Protecting Lives of Premature Babies
When visiting a neonatal ward, you might find paper records of the heart rate, blood oxygen, and respiratory rate of premature and ill children, taken at hourly intervals. When Dr Carolyn McGregor AM of the University of Ontario walks into a neonatal ward, she sees the phenomenal potential for revolutionary advancements in healthcare.
The data recorded on paper represents a fraction of what monitors read. What is not recorded simply disappears, risking infant’s health and wellbeing; including the ability to predict infections such as Late Onset Neonatal Sepsis (LONS). Without these predictions, one in five low birth-weight babies can die from infection. Dr. McGregor and the team at the University of Ontario Institute of Technology have developed the Artemis platform; a system that supports the acquisition and storage of patients’ physiological data streams and clinical information for real-time analytics, retrospective analysis and data mining. In collaboration with the Pawsey Supercomputing Centre, the University of Technology Sydney and the Western Australia Department of Health, Dr McGregor is bringing her work to the Australian community for the betterment of society.
In 2009, Artemis was deployed as a pilot research study to demonstrate how data collected by medical devices in hospital neonatal intensive care units
(NICU) can be harnessed and utilized for new approaches to providing care to fragile premature and newborn infants.
“As a patient’s condition changes, initially it can be very subtle,” said Dr McGregor. “I realised that they didn’t have a platform that could take in all of this data and help them to watch, and that we could learn from all of that data – things that we haven’t learned before.”
Artemis has supported research students in the NICUs of The Hospital for Sick Children in Toronto, Ontario; Women and Infants Hospital in Providence, Rhode Island; and The Children’s Hospital of Fudan University in Shanghai, China. Now, the team behind Artemis are currently collaborating with the Department of Health and the Pawsey Supercomputing Centre to implement the system in Western Australia enabling Dr McGregor to bring Artemis back to her homeland of Australia.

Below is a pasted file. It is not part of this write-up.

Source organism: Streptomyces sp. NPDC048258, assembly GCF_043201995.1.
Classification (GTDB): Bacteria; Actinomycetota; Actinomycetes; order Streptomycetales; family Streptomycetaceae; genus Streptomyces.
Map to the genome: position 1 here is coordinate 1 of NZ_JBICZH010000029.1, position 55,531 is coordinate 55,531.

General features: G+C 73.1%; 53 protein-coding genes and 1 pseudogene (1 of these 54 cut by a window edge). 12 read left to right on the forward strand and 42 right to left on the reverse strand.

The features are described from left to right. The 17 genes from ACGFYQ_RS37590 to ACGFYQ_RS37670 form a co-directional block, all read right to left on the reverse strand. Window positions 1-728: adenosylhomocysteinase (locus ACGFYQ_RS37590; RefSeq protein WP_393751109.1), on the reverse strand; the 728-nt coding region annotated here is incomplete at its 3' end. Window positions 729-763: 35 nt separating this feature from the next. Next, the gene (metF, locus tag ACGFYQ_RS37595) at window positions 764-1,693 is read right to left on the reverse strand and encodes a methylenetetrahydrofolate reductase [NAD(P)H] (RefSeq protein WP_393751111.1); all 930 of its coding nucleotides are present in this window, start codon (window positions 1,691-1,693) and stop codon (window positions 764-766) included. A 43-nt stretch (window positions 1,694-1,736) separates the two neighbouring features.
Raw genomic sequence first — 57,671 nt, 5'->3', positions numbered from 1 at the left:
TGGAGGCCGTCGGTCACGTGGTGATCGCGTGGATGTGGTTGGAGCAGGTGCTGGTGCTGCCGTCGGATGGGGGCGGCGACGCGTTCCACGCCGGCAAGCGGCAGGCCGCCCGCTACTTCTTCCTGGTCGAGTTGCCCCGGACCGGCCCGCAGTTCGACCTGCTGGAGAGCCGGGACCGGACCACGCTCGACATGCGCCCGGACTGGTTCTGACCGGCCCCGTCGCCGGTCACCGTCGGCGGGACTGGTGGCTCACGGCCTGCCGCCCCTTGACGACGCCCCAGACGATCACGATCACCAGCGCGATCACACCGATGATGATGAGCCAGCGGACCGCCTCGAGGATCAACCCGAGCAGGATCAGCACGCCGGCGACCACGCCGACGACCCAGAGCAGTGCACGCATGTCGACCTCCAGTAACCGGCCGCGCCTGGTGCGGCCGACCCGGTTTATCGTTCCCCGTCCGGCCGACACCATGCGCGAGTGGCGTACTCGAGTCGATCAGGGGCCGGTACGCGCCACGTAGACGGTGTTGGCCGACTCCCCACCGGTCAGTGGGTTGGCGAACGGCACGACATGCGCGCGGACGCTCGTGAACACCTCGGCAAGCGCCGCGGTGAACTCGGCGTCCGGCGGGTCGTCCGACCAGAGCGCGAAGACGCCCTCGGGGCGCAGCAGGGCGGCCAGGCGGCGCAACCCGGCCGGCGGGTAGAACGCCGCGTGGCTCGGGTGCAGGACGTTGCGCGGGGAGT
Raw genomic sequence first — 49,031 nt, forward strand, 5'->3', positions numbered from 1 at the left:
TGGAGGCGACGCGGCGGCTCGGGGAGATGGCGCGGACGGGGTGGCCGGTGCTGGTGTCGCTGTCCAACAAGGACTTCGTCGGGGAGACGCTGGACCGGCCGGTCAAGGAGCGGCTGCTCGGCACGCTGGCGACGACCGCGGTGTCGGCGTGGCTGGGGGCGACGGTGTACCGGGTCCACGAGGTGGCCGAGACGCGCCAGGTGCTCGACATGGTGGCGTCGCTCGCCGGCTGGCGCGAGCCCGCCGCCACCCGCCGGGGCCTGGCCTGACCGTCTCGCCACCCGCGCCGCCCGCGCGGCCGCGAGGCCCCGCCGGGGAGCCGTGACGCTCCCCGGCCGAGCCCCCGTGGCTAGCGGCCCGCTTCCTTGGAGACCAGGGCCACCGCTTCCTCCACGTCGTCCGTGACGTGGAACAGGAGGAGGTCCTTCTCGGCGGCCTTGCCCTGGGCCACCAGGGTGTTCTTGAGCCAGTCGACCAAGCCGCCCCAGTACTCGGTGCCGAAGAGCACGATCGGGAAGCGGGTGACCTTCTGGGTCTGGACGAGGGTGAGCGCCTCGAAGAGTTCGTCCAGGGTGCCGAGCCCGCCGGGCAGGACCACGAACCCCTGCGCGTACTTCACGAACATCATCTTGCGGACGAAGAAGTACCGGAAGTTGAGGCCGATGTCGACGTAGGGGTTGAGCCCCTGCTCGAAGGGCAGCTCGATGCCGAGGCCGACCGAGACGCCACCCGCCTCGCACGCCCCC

“Pawsey is a very large component in this work as we will be constantly streaming a lot of patient data from critical care monitors, analysing it in real-time and demonstrating the potential to provide the information back to the various healthcare workers in real-time,” said Dr McGregor. “The unique nature of the computing facilities at Pawsey are very important for my work.” “Big data, stream computing and the internet of things (IoT) have the potential to bring about new game-changing approaches to healthcare,” said Dr McGregor. “We can’t expect healthcare facilities in urban let alone rural and remote communities to try and provide these new forms of healthcare and support all the technology.”
Artemis doesn’t require any local installations at hospitals, urban and remote, to access this level of healthcare, as it runs entirely on a cloud-based system; which is where the Centre’s Nimbus cloud service comes in.
“Using cloud services and supercomputing, we can offer these new ways to analyse your current health state as a service,” said Dr McGregor, “and we can easily scale the service to accommodate all those that we need to monitor.”
As the research requires data streaming to be timely and accurate, it could not operate within the boundaries of typical supercomputers that experience down-times. With cloud computing services like Nimbus, the Centre can continue
its focus on supporting research, and strengthen international collaborations through projects such as the Artemis Platform.
Artemis has been ground-breaking in its monitoring of premature children in neonatal wards internationally. The Artemis Platform cloud service can connect to bedside monitors, allowing a live stream and analysis of around 1,256 data points per second, per patient, amounting to roughly 600MB per day (as of 2012).
Artemis has significantly reduced false-positive frequencies in data collection, can diagnose different types of neonatal apnoea with 98% accuracy, preventing babies from receiving too much oxygen and reducing the risk of permanent eye damage.
This research will improve healthcare services for some of the most vulnerable lives in Western Australia’s hospitals, and that’s only the beginning.